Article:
NPC Update: Slow Start

Part of the

NPC Updates


Talking Points 

  • The National People’s Congress (NPC) annual session opened with Premier Li Keqiang’s Government Work Report, highlighting economic policy directions for the year ahead and themes for the session.
  • President Xi Jinping fortifies his power with the planned lifting of term limits for the Presidency and Vice Presidency.
  • Liu He and Wang Qishan will take on new roles amidst a raft of personnel shake-ups, gaining influential roles in the government and policy line up.
  • China’s reaction to the proposed increase in steel and aluminum tariffs is muted.

A Slow Start to the NPC 

The 13th session of the National People’s Congress (NPC)—China’s nearly 3,000-delegate parliament—began on Monday, March 5th with an address from Premier Li Keqiang about the state of the economy. In it, he cited a GDP growth target of “about 6.5 percent,” and a commitment to managing macro-level financial risks. He also indicated that additional market opening measures will occur for foreign firms. 

Many of the highlights of this year’s NPC will come in the second week: changes to the leadership of the State Council, restructuring and consolidation of the government ministries, and solidification of the role the Communist Party over all parts of society – legal, military, government, and general society.

In a move that prompted gasping commentary in the media, term limits will be eliminated for the positions of the President and Vice President. This action is important symbolically – and may indicate a consolidation of Xi’s power – but holds little significance in real terms. President Xi’s authority stems from his role as General Secretary of the increasingly predominant Communist Party; the Presidency is more titular. As General Secretary, he can decide his own foreign counterpart who could be another country’s President or Prime Minister. And as he has shown through his chairmanship of several leading groups, the small teams convened outside the formal government structure with select experts to formulate policy, that he can insert himself into any issue. Also, there are no term limits for how long he can serve as General Secretary – nor for his role as Chairman of the Central Military Commission, his other source of power.

Leadership Line Up

In a politically savvy move, Wang Qishan retired from the Standing Committee, thereby maintaining the tradition of retiring from Party posts at age 70, but will be made Vice President, which has no age restrictions – and now, no term limits. Wang will continue to play an important role in the economy, especially the financial sector, and will take on U.S.-China relations, demonstrating the importance of these issues to President Xi.

Liu He is set to assume the financial and trade portfolios when promoted to Vice Premier next week, and rumors are that he will also be put in charge of the People’s Bank of China. There is precedent for holding both the position of Vice Premier and PBOC Chairman; Zhu Rongji, China’s most influential economic reformer, held both positions from 1993 to 1995.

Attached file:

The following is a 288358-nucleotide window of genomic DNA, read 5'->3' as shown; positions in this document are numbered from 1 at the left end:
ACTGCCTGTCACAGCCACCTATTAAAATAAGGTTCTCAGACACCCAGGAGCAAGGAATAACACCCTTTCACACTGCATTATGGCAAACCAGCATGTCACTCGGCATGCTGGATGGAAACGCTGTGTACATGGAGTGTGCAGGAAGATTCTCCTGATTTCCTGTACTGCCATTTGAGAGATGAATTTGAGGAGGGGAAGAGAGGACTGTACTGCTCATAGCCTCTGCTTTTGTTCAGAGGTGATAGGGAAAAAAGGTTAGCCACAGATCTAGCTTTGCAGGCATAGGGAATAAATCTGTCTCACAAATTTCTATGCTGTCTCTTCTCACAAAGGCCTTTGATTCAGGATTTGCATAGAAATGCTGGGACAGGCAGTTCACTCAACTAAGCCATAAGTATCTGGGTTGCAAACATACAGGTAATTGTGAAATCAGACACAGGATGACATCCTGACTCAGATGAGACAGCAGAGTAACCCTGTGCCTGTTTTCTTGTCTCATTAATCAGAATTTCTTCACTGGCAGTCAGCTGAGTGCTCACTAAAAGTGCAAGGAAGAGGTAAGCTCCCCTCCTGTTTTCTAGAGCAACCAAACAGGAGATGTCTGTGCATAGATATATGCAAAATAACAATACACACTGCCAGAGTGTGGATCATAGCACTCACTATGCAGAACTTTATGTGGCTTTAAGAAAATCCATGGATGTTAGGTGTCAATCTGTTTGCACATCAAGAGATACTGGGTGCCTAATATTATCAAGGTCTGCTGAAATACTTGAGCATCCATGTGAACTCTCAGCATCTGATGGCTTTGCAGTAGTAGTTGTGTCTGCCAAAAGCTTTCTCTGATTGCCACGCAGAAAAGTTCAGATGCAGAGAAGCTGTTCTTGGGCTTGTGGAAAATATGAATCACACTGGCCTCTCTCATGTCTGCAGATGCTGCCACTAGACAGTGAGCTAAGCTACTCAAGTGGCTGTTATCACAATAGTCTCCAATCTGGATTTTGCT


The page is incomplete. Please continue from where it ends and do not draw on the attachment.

U.S.-China Relations

Minister Liu was dispatched by President Xi to the U.S. just before the NPC. The purpose of the visit was to better understand U.S. intentions toward China on trade. Minister Liu met with the key economic team driving the China agenda for the Trump Administration. There were no announced breakthroughs, although they did establish a framework for continuing discussions, despite the fact that the President announced the increase in tariffs as the Minister and his delegation first met with the Administration. In addition, released by Presidential tweet, the President announced that they proposed to Liu He that China commit to reduce the $375 billion budget deficit by $100 billion annually.

On a side note, the designated spokesman for the NPC, former Ambassador to the United States, Zhang Yuesui, announced that the U.S. and China would be resuming their bilateral dialogue (but did not name which one). The White House later denied that the U.S. had agreed to restart any of the dialogues.

China’s reaction to the proposed increase on steel and aluminum tariffs has been muted. In part because they will not have a significant impact on China’s exports, and China is well aware that they need to address their overcapacity issue with these two products. More importantly, however, is their criticism that the United States has been willing to take this action outside the restrictions of the World Trade Organization. If they perceive that the United States plans to continue taking these type of retaliatory steps outside existing international trade rules, China may no longer feel obligated to adhere to them either. Any market opening measures, under this scenario, could be announced for all firms but those from the United States.

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